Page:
The US passport is very strong, meaning US citizens can visit 184 countries without the need to obtain a visa. However, if you like what you see and want to remain abroad for a little longer than a couple of weeks, you typically only have a few months. Failure to leave when you’re supposed to could result in deportation or an indefinite ban from the country. However, there are a few ways around the limit — you could navigate the complex process of obtaining a long-term residency or work visa, or you could earn a passport by descent and become a full-fledged citizen of that country. When it comes to Europe and the Schengen zone, the latter option means you’ll also have access to free travel and residence throughout the entire continent. While this might sound like the most difficult route, obtaining citizenship by descent is actually easier than you might think, especially for a select few countries.
What is citizenship by descent?
Earning citizenship by descent is straightforward. If you can prove that you are directly descended from relatives born in a given country — usually grandparents, but sometimes even great grandparents — you could be eligible to earn citizenship in that country. With citizenship comes a passport that will allow you to stay in that country for as long as you like, and possibly even grant you freedom of residence in other affiliated areas as well. Requirements vary immensely among countries offering such programs, so it’s important to pay attention to the details of your desired destination and potentially even hire a lawyer to make the process smoother.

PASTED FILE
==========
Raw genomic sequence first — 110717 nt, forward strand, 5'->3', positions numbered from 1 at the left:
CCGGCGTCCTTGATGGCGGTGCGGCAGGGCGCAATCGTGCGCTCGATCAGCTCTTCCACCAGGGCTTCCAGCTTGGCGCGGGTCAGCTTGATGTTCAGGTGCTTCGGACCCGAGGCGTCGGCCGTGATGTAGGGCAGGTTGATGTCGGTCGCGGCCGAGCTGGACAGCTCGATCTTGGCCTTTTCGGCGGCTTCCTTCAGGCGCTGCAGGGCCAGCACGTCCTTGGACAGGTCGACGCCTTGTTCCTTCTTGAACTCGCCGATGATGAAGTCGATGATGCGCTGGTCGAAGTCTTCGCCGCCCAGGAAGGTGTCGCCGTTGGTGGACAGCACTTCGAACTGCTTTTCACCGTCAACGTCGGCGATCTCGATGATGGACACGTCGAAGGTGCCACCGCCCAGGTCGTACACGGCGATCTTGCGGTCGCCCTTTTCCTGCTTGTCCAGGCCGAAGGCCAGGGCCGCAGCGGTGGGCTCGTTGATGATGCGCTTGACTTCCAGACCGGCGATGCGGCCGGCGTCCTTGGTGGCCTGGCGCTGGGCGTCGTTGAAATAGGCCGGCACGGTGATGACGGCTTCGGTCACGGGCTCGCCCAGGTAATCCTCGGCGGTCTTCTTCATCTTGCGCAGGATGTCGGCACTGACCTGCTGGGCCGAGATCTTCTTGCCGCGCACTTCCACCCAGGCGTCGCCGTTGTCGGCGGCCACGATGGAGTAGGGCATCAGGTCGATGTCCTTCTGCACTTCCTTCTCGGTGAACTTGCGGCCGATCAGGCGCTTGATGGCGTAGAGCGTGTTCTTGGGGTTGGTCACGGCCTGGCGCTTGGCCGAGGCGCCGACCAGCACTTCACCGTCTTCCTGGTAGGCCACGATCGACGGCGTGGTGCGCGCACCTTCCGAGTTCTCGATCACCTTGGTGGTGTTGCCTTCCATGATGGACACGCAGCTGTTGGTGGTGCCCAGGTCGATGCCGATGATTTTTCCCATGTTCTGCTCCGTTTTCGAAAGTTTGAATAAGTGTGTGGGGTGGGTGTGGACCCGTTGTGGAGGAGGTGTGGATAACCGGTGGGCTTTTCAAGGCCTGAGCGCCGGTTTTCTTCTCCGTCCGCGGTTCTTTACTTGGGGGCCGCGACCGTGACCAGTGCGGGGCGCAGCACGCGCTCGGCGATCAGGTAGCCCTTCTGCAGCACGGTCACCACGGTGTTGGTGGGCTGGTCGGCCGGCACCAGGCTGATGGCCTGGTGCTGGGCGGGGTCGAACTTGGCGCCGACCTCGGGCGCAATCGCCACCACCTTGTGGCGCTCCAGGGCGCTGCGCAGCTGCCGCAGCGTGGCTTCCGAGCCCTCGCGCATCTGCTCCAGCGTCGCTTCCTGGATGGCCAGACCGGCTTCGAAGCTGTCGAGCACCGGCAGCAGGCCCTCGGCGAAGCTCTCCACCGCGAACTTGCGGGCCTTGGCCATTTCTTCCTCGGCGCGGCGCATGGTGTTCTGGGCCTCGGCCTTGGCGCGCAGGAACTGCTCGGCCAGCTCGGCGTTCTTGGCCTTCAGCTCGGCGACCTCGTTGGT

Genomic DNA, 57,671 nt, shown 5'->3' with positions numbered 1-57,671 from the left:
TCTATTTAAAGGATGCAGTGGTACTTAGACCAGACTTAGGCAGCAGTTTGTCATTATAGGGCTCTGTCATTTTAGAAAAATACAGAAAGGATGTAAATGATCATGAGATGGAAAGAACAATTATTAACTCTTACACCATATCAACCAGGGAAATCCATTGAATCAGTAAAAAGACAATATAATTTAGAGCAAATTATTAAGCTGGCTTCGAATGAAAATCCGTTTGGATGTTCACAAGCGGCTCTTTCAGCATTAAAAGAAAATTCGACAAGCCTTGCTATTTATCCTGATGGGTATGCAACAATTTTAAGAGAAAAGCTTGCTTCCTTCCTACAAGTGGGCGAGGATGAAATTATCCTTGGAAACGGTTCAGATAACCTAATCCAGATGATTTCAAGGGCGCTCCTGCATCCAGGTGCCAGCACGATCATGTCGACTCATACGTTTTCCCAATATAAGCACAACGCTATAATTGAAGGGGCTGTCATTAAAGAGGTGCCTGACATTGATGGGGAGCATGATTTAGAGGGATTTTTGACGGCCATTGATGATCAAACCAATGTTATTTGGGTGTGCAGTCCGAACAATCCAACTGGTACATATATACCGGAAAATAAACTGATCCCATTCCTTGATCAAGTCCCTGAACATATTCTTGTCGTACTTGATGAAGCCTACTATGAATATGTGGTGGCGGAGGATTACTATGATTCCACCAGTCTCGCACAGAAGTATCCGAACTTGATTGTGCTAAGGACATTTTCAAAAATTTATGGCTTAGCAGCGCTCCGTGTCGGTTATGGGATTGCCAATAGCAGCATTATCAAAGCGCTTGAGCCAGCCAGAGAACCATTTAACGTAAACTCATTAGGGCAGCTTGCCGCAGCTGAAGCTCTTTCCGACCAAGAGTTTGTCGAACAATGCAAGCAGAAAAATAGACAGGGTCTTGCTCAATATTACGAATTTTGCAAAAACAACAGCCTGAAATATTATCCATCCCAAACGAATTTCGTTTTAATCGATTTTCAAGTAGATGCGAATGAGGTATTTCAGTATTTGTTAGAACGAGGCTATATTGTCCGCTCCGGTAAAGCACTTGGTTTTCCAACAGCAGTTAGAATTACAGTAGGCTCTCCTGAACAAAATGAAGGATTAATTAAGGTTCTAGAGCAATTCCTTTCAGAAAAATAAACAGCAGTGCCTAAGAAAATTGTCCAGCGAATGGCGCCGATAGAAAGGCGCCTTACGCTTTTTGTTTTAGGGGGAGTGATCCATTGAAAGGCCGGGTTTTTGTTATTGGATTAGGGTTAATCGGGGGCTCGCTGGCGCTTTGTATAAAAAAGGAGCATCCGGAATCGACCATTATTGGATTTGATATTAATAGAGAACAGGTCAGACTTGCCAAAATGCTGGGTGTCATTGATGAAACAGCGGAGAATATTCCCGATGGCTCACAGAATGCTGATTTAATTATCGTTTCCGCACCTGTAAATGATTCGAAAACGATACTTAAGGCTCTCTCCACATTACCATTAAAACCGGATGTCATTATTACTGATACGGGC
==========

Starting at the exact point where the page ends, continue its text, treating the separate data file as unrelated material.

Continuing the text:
Dozens of countries offer heritage-based citizenship programs, but these are the ones with the most straightforward process.
1. Italian citizenship
Anyone with more than 10 percent Italian heritage tends to cling to their Italian heritage with fierce pride and mention it as often as possible. Well, if you’re from Italian origins, now’s your chance to turn your favorite topic of conversation into an actual legal status.
Obtaining Italian citizenship is simple. While most countries require your parents or grandparents to have been born there, Italy lets you go back even further. If you can prove that a great-grandparent was born in Italy, you will be eligible for citizenship yourself. However, your lineage must be “uninterrupted”, meaning none of your ancestors can have renounced their Italian citizenship before passing it along to their children.